Magneto and Professor Xavier are heading to Broadway. While a who’s who of UK talent gets set to tread the West End boards over the next year, Ian McKellen and Patrick Stewart have lined up their own theater gigs in New York. The X-Men franchise stars will play opposite one another in Harold Pinter’s No Man’s Land and Samuel Beckett’s Waiting For Godot this fall in a limited engagement performed in repertory. McKellen’s frequent collaborator Sean Mathias is directing. The Broadway venue, dates and the names of the two actors who will round out each play’s foursome are to come, according to Playbill. McKellen and Stewart previously performed Waiting For Godot under Mathias’ direction in a 2009 West End production. Stewart will play Vladimir and McKellen will play Estragon in Beckett’s classic absurdist play about two men waiting in vain. For No Man’s Land, a conversation between poets in a strange London house, Stewart will be Hirst and McKellen, Spooner. The pair first worked together in a 1977 production of Tom Stoppard’s Every Good Boy Deserves Favour and have played friends-turned-rivals in three X-Men movies. McKellen is starring in the upcoming ITV sitcom Vicious alongside Derek Jacobi and he and Stewart will shoot Bryan Singer’s X-Men: Days Of Future Past this summer. The plays will be produced by Stuart Thompson and Nomango Productions.
Fresh from his latest turn as Gandalf in Peter Jackson’s Hobbit movies, Ian McKellen is headed to the small screen. He’ll star with Derek Jacobi in ITV sitcom Vicious, from Family Guy and Will & Grace producer Gary Janetti. Janetti is scripting and co-created the comedy with playwright Mark Ravenhill. The British acting icons will play partners Freddie and Stuart, two men who have lived together in a small Covent Garden apartment for nearly 50 years. Freddie was a budding actor and Stuart a barman when they first met, but their careers are now pretty much over and their lives consist of reading books, walking their dog and bickering. Frances De La Tour (Hugo, Alice In Wonderland) plays the pair’s best friend. Vicious is produced by the Shine Group’s Brown Eyed Boy in association with Shine’s Kudos Film and TV. Brown Eyed Boy’s Gary Reich is co-producing with Janetti. Ed Bye is directing. Executive Producer is Jemma Rodgers. ITV will air the show in 2013.
Ian McKellen, who along with Elijah Wood and Andy Serkis and Cate Blanchett formalized his return to Middle Earth to reprise his The Lord of the Rings character Gandalf, has taken to his own blog to explain why his deal took so long. I’m still waiting for formal word on Christopher Lee to bring back Saruman, Ian Holm to do a small turn reprising an older Bilbo Baggins, and possibly Orlando Bloom to return as Legolas for director Peter Jackson. There might even be word on Hugo Weaving and his Elrond character. What I most love about McKellen’s missive is that a 71-year old brilliant actor takes the time to write his own blog, adding hot links (something I’m still getting the hang of). Here is McKellen’s dispatch:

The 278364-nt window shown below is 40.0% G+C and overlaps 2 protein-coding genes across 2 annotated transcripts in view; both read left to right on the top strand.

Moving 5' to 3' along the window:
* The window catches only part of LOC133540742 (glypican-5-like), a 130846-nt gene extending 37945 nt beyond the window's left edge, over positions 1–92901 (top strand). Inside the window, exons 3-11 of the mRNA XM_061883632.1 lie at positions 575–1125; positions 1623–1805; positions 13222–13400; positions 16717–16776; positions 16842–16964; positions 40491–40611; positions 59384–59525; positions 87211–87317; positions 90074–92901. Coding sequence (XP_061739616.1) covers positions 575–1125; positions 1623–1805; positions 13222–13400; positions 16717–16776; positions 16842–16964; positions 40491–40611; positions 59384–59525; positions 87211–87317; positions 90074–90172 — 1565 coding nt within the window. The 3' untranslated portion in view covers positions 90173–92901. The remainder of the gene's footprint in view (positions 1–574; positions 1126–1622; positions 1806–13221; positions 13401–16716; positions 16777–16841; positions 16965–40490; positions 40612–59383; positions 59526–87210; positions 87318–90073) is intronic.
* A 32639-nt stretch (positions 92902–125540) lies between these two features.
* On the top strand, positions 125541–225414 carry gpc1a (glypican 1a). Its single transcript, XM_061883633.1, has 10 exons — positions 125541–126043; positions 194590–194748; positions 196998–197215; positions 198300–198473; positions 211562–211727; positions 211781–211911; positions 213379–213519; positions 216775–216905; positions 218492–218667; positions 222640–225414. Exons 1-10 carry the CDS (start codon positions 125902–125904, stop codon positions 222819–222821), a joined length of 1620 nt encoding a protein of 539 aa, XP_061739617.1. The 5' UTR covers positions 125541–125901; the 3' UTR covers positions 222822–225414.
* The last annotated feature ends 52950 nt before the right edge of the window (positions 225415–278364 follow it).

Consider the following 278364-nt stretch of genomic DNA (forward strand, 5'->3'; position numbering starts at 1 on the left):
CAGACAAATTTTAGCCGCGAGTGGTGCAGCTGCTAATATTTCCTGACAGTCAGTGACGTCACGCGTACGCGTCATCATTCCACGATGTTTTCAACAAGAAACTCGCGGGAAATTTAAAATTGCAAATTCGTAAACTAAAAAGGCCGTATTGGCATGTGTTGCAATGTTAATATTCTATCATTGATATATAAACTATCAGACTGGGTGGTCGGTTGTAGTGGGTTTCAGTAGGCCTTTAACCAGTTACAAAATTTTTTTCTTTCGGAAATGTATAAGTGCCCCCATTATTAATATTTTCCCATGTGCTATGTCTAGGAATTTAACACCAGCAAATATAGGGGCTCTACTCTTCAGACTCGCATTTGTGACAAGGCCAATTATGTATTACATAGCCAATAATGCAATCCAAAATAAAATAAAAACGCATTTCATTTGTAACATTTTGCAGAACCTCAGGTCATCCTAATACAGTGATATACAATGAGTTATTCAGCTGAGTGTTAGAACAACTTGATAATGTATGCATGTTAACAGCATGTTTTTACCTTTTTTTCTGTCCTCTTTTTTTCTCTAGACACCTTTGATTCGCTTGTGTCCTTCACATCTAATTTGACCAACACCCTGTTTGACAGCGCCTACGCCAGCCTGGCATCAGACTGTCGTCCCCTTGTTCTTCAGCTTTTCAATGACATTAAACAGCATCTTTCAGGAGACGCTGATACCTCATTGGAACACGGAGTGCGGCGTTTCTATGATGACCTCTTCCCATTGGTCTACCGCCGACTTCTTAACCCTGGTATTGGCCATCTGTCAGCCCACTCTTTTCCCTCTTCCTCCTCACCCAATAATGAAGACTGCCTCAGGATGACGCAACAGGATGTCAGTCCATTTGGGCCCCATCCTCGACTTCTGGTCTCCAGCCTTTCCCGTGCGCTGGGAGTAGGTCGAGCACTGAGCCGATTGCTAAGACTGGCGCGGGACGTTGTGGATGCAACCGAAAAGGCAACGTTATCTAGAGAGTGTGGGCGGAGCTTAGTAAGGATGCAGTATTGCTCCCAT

All I had to decide was what to do with the time that is given me.
I’m 71 and fit: though at my age who knows what accident is ’round the next corner? For a year or more, I have been arranging my professional commitments around the possibility of The Hobbit films starting at almost anytime. We brought the Waiting for Godot tour of Australia to New Zealand early 2010, assuming I would stay on to start shooting soon after. Then there was yet another delay: but in Wellington I met with Guillermo del Toro and later read his script for … Read More »
UPDATE: I’ve learned that Warner Bros will, in fact, pay the entire cost of the two installments of The Hobbit, a price-tag that is expected to exceed $500 million. Now, the question will be which cast members from The Lord of the Rings come back for encores. I’ve heard talk of conversations with Ian McKellen, Andy Serkis and possibly Elijah Wood. I’d heard Orlando Bloom was also in talks before the holidays. Returning actors will need to be locked in shortly.
BREAKING: MGM and Warner Bros have finalized a deal that gives Warner Bros worldwide theatrical distribution on the Peter Jackson-directed The Hobbit. MGM will retain international television rights. This solves another problem on Jackson’s eagerly awaited followup to The Lord of the Rings, which has overcome an MGM freeze because of angry creditors, and the threat that the films would move away from New Zealand after local unions blacklisted the production.
Shooting begins next month, and Jackson is still in the process of locking in cast from the original movie, which is expected to include Ian McKellen’s Gandalf, Andy Serkis’ Gollum, and others. MGM, a half partner in The Hobbit, was expected to bow out of its international distribution role because the studio came out of prepackaged bankruptcy–headed by Spyglass partners Roger Birnbaum and Gary Barber–with the intention of initially reviving the studio as a production company that contracts out distribution and marketing to others. Still trying to figure … Read More »